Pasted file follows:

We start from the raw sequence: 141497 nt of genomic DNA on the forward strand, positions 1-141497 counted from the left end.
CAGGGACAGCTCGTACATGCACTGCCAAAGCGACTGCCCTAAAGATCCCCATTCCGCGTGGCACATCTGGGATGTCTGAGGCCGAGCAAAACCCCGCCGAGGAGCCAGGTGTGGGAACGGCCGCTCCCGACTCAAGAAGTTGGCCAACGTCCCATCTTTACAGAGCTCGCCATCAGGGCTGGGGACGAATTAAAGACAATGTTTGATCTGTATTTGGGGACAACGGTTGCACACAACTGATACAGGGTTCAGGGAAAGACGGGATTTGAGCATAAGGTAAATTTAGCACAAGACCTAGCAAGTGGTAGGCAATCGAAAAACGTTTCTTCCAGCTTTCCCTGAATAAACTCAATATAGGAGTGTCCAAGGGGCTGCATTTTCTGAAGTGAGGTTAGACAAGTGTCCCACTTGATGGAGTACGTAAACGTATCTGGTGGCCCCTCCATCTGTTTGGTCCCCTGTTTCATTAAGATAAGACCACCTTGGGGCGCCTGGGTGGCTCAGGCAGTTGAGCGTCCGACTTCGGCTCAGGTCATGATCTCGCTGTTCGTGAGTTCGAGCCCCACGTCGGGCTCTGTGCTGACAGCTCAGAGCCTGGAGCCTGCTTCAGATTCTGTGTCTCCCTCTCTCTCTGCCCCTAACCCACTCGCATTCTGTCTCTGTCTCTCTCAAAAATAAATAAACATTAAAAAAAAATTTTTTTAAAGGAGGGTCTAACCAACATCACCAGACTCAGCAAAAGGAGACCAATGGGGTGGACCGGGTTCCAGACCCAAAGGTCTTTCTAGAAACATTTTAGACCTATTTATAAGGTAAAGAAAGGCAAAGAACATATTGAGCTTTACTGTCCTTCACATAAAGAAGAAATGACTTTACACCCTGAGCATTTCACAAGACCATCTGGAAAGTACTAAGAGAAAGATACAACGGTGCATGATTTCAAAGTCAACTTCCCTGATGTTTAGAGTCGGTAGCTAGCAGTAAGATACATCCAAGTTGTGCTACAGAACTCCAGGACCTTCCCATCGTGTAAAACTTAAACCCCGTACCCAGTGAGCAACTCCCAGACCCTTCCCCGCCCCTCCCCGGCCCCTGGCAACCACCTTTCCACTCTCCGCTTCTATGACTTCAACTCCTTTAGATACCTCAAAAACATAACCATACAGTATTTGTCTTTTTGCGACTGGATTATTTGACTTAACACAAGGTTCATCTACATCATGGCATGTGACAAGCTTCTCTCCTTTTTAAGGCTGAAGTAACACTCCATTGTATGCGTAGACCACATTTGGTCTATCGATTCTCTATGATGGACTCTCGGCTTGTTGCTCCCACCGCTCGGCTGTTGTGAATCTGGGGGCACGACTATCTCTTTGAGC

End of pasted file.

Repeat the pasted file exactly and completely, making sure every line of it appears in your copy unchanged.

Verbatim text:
We start from the raw sequence: 141497 nt of genomic DNA on the forward strand, positions 1-141497 counted from the left end.
CAGGGACAGCTCGTACATGCACTGCCAAAGCGACTGCCCTAAAGATCCCCATTCCGCGTGGCACATCTGGGATGTCTGAGGCCGAGCAAAACCCCGCCGAGGAGCCAGGTGTGGGAACGGCCGCTCCCGACTCAAGAAGTTGGCCAACGTCCCATCTTTACAGAGCTCGCCATCAGGGCTGGGGACGAATTAAAGACAATGTTTGATCTGTATTTGGGGACAACGGTTGCACACAACTGATACAGGGTTCAGGGAAAGACGGGATTTGAGCATAAGGTAAATTTAGCACAAGACCTAGCAAGTGGTAGGCAATCGAAAAACGTTTCTTCCAGCTTTCCCTGAATAAACTCAATATAGGAGTGTCCAAGGGGCTGCATTTTCTGAAGTGAGGTTAGACAAGTGTCCCACTTGATGGAGTACGTAAACGTATCTGGTGGCCCCTCCATCTGTTTGGTCCCCTGTTTCATTAAGATAAGACCACCTTGGGGCGCCTGGGTGGCTCAGGCAGTTGAGCGTCCGACTTCGGCTCAGGTCATGATCTCGCTGTTCGTGAGTTCGAGCCCCACGTCGGGCTCTGTGCTGACAGCTCAGAGCCTGGAGCCTGCTTCAGATTCTGTGTCTCCCTCTCTCTCTGCCCCTAACCCACTCGCATTCTGTCTCTGTCTCTCTCAAAAATAAATAAACATTAAAAAAAAATTTTTTTAAAGGAGGGTCTAACCAACATCACCAGACTCAGCAAAAGGAGACCAATGGGGTGGACCGGGTTCCAGACCCAAAGGTCTTTCTAGAAACATTTTAGACCTATTTATAAGGTAAAGAAAGGCAAAGAACATATTGAGCTTTACTGTCCTTCACATAAAGAAGAAATGACTTTACACCCTGAGCATTTCACAAGACCATCTGGAAAGTACTAAGAGAAAGATACAACGGTGCATGATTTCAAAGTCAACTTCCCTGATGTTTAGAGTCGGTAGCTAGCAGTAAGATACATCCAAGTTGTGCTACAGAACTCCAGGACCTTCCCATCGTGTAAAACTTAAACCCCGTACCCAGTGAGCAACTCCCAGACCCTTCCCCGCCCCTCCCCGGCCCCTGGCAACCACCTTTCCACTCTCCGCTTCTATGACTTCAACTCCTTTAGATACCTCAAAAACATAACCATACAGTATTTGTCTTTTTGCGACTGGATTATTTGACTTAACACAAGGTTCATCTACATCATGGCATGTGACAAGCTTCTCTCCTTTTTAAGGCTGAAGTAACACTCCATTGTATGCGTAGACCACATTTGGTCTATCGATTCTCTATGATGGACTCTCGGCTTGTTGCTCCCACCGCTCGGCTGTTGTGAATCTGGGGGCACGACTATCTCTTTGAGC